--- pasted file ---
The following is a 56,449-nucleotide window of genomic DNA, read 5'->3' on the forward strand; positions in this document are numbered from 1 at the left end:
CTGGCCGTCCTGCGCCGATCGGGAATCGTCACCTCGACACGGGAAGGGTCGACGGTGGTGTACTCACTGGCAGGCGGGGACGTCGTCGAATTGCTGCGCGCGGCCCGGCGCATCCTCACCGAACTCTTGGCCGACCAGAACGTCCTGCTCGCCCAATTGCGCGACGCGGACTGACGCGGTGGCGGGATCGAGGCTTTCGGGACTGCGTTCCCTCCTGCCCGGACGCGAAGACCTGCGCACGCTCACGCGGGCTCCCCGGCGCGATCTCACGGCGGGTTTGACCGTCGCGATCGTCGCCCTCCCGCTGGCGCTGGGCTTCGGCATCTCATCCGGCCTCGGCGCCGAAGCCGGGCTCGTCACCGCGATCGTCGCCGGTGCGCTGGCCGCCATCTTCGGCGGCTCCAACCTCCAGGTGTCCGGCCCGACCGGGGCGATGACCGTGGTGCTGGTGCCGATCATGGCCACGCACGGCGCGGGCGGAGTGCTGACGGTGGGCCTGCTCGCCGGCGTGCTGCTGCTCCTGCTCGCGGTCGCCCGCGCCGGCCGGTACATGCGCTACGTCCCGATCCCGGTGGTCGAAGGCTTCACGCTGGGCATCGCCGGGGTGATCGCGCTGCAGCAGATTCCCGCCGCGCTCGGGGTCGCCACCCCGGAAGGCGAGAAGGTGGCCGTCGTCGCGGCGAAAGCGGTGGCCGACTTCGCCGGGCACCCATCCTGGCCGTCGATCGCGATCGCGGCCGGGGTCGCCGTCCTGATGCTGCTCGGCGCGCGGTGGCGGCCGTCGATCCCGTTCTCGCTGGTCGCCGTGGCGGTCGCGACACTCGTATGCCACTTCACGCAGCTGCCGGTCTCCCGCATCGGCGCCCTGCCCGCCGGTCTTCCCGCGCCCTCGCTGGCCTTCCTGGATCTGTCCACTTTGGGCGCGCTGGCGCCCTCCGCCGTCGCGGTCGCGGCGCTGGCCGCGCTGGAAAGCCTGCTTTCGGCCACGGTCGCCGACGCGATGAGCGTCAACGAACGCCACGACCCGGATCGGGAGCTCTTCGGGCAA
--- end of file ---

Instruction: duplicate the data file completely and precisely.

The following is a 56,449-nucleotide window of genomic DNA, read 5'->3' on the forward strand; positions in this document are numbered from 1 at the left end:
CTGGCCGTCCTGCGCCGATCGGGAATCGTCACCTCGACACGGGAAGGGTCGACGGTGGTGTACTCACTGGCAGGCGGGGACGTCGTCGAATTGCTGCGCGCGGCCCGGCGCATCCTCACCGAACTCTTGGCCGACCAGAACGTCCTGCTCGCCCAATTGCGCGACGCGGACTGACGCGGTGGCGGGATCGAGGCTTTCGGGACTGCGTTCCCTCCTGCCCGGACGCGAAGACCTGCGCACGCTCACGCGGGCTCCCCGGCGCGATCTCACGGCGGGTTTGACCGTCGCGATCGTCGCCCTCCCGCTGGCGCTGGGCTTCGGCATCTCATCCGGCCTCGGCGCCGAAGCCGGGCTCGTCACCGCGATCGTCGCCGGTGCGCTGGCCGCCATCTTCGGCGGCTCCAACCTCCAGGTGTCCGGCCCGACCGGGGCGATGACCGTGGTGCTGGTGCCGATCATGGCCACGCACGGCGCGGGCGGAGTGCTGACGGTGGGCCTGCTCGCCGGCGTGCTGCTGCTCCTGCTCGCGGTCGCCCGCGCCGGCCGGTACATGCGCTACGTCCCGATCCCGGTGGTCGAAGGCTTCACGCTGGGCATCGCCGGGGTGATCGCGCTGCAGCAGATTCCCGCCGCGCTCGGGGTCGCCACCCCGGAAGGCGAGAAGGTGGCCGTCGTCGCGGCGAAAGCGGTGGCCGACTTCGCCGGGCACCCATCCTGGCCGTCGATCGCGATCGCGGCCGGGGTCGCCGTCCTGATGCTGCTCGGCGCGCGGTGGCGGCCGTCGATCCCGTTCTCGCTGGTCGCCGTGGCGGTCGCGACACTCGTATGCCACTTCACGCAGCTGCCGGTCTCCCGCATCGGCGCCCTGCCCGCCGGTCTTCCCGCGCCCTCGCTGGCCTTCCTGGATCTGTCCACTTTGGGCGCGCTGGCGCCCTCCGCCGTCGCGGTCGCGGCGCTGGCCGCGCTGGAAAGCCTGCTTTCGGCCACGGTCGCCGACGCGATGAGCGTCAACGAACGCCACGACCCGGATCGGGAGCTCTTCGGGCAA